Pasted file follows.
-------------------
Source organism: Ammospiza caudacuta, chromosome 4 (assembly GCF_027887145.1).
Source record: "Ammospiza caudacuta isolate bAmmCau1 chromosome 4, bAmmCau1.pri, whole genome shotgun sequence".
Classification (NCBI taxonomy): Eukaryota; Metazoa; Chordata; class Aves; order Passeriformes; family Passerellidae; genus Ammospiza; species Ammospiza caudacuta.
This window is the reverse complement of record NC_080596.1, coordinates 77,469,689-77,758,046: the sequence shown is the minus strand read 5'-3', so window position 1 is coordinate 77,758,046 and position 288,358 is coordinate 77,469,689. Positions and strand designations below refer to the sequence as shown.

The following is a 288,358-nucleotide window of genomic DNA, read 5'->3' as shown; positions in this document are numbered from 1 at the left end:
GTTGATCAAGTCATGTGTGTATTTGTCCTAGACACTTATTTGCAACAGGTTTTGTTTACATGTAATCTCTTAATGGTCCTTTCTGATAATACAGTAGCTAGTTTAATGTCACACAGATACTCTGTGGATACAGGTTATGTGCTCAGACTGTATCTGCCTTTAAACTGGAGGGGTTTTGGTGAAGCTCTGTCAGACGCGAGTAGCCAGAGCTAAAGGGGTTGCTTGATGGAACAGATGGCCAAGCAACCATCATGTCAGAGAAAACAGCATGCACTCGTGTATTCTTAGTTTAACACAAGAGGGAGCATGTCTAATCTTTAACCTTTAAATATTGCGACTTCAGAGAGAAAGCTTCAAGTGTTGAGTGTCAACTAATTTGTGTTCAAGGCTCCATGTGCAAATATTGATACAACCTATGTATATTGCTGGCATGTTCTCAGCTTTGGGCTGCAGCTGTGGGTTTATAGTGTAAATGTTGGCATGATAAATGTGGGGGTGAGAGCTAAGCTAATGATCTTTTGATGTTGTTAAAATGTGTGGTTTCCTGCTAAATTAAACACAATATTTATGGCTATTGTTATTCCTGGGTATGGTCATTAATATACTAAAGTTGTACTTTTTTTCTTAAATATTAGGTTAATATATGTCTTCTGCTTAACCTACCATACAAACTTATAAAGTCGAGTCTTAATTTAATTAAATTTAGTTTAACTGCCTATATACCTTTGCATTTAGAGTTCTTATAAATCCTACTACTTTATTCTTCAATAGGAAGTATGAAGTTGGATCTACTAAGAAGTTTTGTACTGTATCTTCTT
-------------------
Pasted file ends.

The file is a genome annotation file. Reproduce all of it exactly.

Source organism: Ammospiza caudacuta, chromosome 4 (assembly GCF_027887145.1).
Source record: "Ammospiza caudacuta isolate bAmmCau1 chromosome 4, bAmmCau1.pri, whole genome shotgun sequence".
Classification (NCBI taxonomy): Eukaryota; Metazoa; Chordata; class Aves; order Passeriformes; family Passerellidae; genus Ammospiza; species Ammospiza caudacuta.
This window is the reverse complement of record NC_080596.1, coordinates 77,469,689-77,758,046: the sequence shown is the minus strand read 5'-3', so window position 1 is coordinate 77,758,046 and position 288,358 is coordinate 77,469,689. Positions and strand designations below refer to the sequence as shown.

The following is a 288,358-nucleotide window of genomic DNA, read 5'->3' as shown; positions in this document are numbered from 1 at the left end:
GTTGATCAAGTCATGTGTGTATTTGTCCTAGACACTTATTTGCAACAGGTTTTGTTTACATGTAATCTCTTAATGGTCCTTTCTGATAATACAGTAGCTAGTTTAATGTCACACAGATACTCTGTGGATACAGGTTATGTGCTCAGACTGTATCTGCCTTTAAACTGGAGGGGTTTTGGTGAAGCTCTGTCAGACGCGAGTAGCCAGAGCTAAAGGGGTTGCTTGATGGAACAGATGGCCAAGCAACCATCATGTCAGAGAAAACAGCATGCACTCGTGTATTCTTAGTTTAACACAAGAGGGAGCATGTCTAATCTTTAACCTTTAAATATTGCGACTTCAGAGAGAAAGCTTCAAGTGTTGAGTGTCAACTAATTTGTGTTCAAGGCTCCATGTGCAAATATTGATACAACCTATGTATATTGCTGGCATGTTCTCAGCTTTGGGCTGCAGCTGTGGGTTTATAGTGTAAATGTTGGCATGATAAATGTGGGGGTGAGAGCTAAGCTAATGATCTTTTGATGTTGTTAAAATGTGTGGTTTCCTGCTAAATTAAACACAATATTTATGGCTATTGTTATTCCTGGGTATGGTCATTAATATACTAAAGTTGTACTTTTTTTCTTAAATATTAGGTTAATATATGTCTTCTGCTTAACCTACCATACAAACTTATAAAGTCGAGTCTTAATTTAATTAAATTTAGTTTAACTGCCTATATACCTTTGCATTTAGAGTTCTTATAAATCCTACTACTTTATTCTTCAATAGGAAGTATGAAGTTGGATCTACTAAGAAGTTTTGTACTGTATCTTCTT